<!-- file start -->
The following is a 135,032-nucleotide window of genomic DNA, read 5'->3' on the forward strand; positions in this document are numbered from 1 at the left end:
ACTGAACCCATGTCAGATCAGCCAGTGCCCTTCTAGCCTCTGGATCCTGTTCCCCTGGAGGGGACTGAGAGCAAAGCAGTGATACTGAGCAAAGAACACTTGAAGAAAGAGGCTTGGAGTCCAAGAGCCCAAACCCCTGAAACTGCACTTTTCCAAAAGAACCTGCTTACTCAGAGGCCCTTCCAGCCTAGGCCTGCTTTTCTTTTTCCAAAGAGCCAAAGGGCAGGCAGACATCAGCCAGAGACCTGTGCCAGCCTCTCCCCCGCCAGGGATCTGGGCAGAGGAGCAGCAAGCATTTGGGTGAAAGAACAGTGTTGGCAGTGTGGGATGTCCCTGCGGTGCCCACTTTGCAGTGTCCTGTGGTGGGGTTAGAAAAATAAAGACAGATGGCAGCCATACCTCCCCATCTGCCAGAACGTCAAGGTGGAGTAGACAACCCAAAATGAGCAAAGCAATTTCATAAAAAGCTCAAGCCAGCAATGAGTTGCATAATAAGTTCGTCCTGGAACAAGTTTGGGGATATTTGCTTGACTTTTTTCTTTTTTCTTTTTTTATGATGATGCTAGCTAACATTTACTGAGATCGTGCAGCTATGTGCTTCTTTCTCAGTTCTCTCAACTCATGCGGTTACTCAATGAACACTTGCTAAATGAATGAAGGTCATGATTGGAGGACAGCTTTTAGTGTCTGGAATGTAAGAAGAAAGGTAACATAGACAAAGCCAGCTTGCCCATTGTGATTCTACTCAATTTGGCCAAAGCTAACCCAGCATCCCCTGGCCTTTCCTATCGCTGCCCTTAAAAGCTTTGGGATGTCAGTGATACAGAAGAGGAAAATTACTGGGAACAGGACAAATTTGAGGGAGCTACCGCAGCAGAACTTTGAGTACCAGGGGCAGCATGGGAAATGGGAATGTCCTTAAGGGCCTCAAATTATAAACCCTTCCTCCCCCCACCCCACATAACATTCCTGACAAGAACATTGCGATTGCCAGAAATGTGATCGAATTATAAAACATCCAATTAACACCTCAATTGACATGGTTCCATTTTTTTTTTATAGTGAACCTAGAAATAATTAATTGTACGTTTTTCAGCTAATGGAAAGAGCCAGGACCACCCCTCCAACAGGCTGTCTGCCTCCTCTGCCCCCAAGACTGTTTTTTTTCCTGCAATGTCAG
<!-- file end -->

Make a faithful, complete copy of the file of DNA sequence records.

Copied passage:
The following is a 135,032-nucleotide window of genomic DNA, read 5'->3' on the forward strand; positions in this document are numbered from 1 at the left end:
ACTGAACCCATGTCAGATCAGCCAGTGCCCTTCTAGCCTCTGGATCCTGTTCCCCTGGAGGGGACTGAGAGCAAAGCAGTGATACTGAGCAAAGAACACTTGAAGAAAGAGGCTTGGAGTCCAAGAGCCCAAACCCCTGAAACTGCACTTTTCCAAAAGAACCTGCTTACTCAGAGGCCCTTCCAGCCTAGGCCTGCTTTTCTTTTTCCAAAGAGCCAAAGGGCAGGCAGACATCAGCCAGAGACCTGTGCCAGCCTCTCCCCCGCCAGGGATCTGGGCAGAGGAGCAGCAAGCATTTGGGTGAAAGAACAGTGTTGGCAGTGTGGGATGTCCCTGCGGTGCCCACTTTGCAGTGTCCTGTGGTGGGGTTAGAAAAATAAAGACAGATGGCAGCCATACCTCCCCATCTGCCAGAACGTCAAGGTGGAGTAGACAACCCAAAATGAGCAAAGCAATTTCATAAAAAGCTCAAGCCAGCAATGAGTTGCATAATAAGTTCGTCCTGGAACAAGTTTGGGGATATTTGCTTGACTTTTTTCTTTTTTCTTTTTTTATGATGATGCTAGCTAACATTTACTGAGATCGTGCAGCTATGTGCTTCTTTCTCAGTTCTCTCAACTCATGCGGTTACTCAATGAACACTTGCTAAATGAATGAAGGTCATGATTGGAGGACAGCTTTTAGTGTCTGGAATGTAAGAAGAAAGGTAACATAGACAAAGCCAGCTTGCCCATTGTGATTCTACTCAATTTGGCCAAAGCTAACCCAGCATCCCCTGGCCTTTCCTATCGCTGCCCTTAAAAGCTTTGGGATGTCAGTGATACAGAAGAGGAAAATTACTGGGAACAGGACAAATTTGAGGGAGCTACCGCAGCAGAACTTTGAGTACCAGGGGCAGCATGGGAAATGGGAATGTCCTTAAGGGCCTCAAATTATAAACCCTTCCTCCCCCCACCCCACATAACATTCCTGACAAGAACATTGCGATTGCCAGAAATGTGATCGAATTATAAAACATCCAATTAACACCTCAATTGACATGGTTCCATTTTTTTTTTATAGTGAACCTAGAAATAATTAATTGTACGTTTTTCAGCTAATGGAAAGAGCCAGGACCACCCCTCCAACAGGCTGTCTGCCTCCTCTGCCCCCAAGACTGTTTTTTTTCCTGCAATGTCAG